Because it was late in the day and most were on already their way down, it took a while for a ski patroller to reach us. But as soon as patroller Mike arrived, my son's spirits lifted. You see, while I make a stink about superheroes, my son regularly plays ski patroller at home along with his sister who pretends to be June the rescue dog. So for him, these guys are his personal superheroes. Despite his pain level and the now frigid temps, my son was still a little starstruck. Mike was great and so compassionate. He worked quickly to get a splint on and had him calm, snug and secured into the toboggan in no time.

With weather setting in fast and the likelihood of a bumpy, even scary ride for my little guy, he decided to call for a snowmobile and trailer. Once Pete arrived, they hoisted him on and we were on our way down.

When we finally reached the Fanny Hill clinic and the team had my son on his way in on a stretcher, the reality of just how cold I was finally hit me. My shaking hands could barley unbuckle my boots and I could hardly speak through all my chattering and shivering.

Nothing but relief and comfort flooded over me when so many friendly and familiar faces greeted us. The medical team had my son warm and comfortable inside before I reached him. And soon, the next wave of heroic efforts began. With the rescue accomplished, he now had an amazing team of medical pros caring for him.

My story, though dramatic for us, is far from unique, but that's what makes it so amazing. I had never stopped to consider just how many people it takes to save an injured skier, and I was so impressed experiencing firsthand how our pantheon of local superheroes came through from the top to the bottom as a fine-tuned system. I'm sure it takes an altruistic heart to make these endeavors your life's work and my gratitude is overwhelming for our on-and- off-mountain heroes.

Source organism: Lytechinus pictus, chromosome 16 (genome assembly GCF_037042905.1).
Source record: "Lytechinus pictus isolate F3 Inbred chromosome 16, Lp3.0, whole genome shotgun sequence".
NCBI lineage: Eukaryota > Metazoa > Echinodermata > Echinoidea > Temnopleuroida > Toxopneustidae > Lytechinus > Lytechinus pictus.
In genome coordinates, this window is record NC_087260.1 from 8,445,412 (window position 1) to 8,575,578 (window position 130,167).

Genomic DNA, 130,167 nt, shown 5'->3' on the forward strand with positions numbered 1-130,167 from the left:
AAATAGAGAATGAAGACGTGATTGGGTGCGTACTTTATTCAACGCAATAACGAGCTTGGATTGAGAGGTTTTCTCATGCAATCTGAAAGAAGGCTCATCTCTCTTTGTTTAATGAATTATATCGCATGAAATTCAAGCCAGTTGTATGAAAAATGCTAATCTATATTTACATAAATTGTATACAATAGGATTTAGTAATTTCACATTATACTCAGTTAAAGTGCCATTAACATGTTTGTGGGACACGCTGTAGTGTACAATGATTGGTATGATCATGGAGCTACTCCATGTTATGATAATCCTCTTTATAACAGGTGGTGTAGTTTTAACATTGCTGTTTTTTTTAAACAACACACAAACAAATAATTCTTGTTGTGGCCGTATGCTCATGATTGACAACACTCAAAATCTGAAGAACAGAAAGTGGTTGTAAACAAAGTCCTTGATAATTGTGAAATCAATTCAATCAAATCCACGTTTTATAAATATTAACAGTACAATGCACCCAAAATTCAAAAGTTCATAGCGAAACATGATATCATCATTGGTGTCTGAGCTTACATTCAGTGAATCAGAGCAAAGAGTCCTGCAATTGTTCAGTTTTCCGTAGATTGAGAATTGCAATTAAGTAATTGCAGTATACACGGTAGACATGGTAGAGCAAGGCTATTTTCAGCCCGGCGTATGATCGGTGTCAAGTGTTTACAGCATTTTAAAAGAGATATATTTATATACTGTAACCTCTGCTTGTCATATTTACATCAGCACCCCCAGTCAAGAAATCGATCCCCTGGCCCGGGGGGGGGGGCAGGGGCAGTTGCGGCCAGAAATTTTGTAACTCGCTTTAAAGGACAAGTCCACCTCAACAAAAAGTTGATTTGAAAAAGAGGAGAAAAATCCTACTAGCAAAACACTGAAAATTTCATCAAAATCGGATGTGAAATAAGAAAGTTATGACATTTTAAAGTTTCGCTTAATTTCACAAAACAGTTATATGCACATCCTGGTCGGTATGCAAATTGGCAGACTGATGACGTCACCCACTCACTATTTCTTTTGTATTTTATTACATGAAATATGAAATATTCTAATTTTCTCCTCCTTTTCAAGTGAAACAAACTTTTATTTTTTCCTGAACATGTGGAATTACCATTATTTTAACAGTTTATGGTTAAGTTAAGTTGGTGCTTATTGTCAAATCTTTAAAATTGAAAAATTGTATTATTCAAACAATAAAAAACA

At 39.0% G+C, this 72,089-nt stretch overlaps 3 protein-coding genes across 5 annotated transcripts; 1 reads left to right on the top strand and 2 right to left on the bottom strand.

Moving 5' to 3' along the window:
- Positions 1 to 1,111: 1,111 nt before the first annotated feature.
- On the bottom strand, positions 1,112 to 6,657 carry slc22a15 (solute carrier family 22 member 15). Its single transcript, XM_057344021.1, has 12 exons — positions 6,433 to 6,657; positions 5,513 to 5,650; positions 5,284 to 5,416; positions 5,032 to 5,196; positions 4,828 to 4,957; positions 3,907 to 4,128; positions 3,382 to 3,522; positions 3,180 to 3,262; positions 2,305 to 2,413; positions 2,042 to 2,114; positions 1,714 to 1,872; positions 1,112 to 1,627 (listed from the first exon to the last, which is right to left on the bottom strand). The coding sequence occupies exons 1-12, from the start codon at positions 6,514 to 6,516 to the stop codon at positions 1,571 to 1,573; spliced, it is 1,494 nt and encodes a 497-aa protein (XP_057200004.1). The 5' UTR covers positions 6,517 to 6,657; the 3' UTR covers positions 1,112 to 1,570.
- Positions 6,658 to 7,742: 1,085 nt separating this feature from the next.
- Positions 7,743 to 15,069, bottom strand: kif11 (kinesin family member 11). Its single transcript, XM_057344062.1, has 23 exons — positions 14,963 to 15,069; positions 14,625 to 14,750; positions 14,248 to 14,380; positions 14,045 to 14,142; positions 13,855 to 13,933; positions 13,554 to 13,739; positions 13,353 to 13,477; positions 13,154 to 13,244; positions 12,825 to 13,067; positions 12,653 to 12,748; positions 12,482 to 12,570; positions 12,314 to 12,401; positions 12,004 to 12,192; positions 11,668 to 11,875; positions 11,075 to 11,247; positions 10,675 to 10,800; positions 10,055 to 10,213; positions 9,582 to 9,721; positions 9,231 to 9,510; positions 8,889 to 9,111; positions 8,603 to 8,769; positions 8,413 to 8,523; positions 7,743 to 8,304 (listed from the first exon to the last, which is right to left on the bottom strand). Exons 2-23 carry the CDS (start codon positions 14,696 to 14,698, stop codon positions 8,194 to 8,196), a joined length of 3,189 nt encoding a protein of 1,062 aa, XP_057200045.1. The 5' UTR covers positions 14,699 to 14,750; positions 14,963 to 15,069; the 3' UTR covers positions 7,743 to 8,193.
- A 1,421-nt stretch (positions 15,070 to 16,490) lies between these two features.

All told, we were saved, rescued, comforted and cared for by more then 25 amazing people throughout the course of that event. And a thank you really isn't enough. But if I could, I would say thank you to each person along the way, from our first point superhero instructor, who seemingly appeared out of nowhere and saw us through the toughest moments and then vanished on his way, to the ski patrollers who got us down safely and the medical team at the Snowmass Clinic — the nurses, doctors and X-ray technicians who made it not just bearable but even fun for my son. Thank you also to the incredibly skilled Aspen Valley Hospital PRN and Aspen Orthopedic doctor who not only answered my bombardment of questions while carefully and expertly setting my son's full leg cast, but as a Snowmass resident, even offered to help me carry my little guy into the house later that night. And to all the Aspen Valley Hospital staff members who searched in vain to find my son a teal-colored wrapping. The light green that they finally came up with is more then sufficient, thanks for trying! Thank you also to the ER check-in staff who helped him cover his cast in animal stickers and carried him to the car. And thanks to my own personal superhero, my dad, who met us at the clinic, drove us to the hospital and stayed with us along the way! "Grandpa," my son said, "is also my hero."

We sometimes forget that there are so many ordinary people who have devoted their lives to helping others. And we may even take for granted that there will be those who see someone in need and set aside their own needs to help.

I don't really know exactly what I would have done, or how much worse that event could have become without all those heroes. The Flash would have us believe that, "It's not being a hero, its just doing the right thing," but we were still saved. And our simple mortal struggles are a huge reminder that there are superheroes all around us.

Let's exchange a piece of my mind for a little peace of mind, after all, if we always agree, what will we talk about? Britta Gustafson appreciates an open mind; share yours and email her at brittag@ymail.com.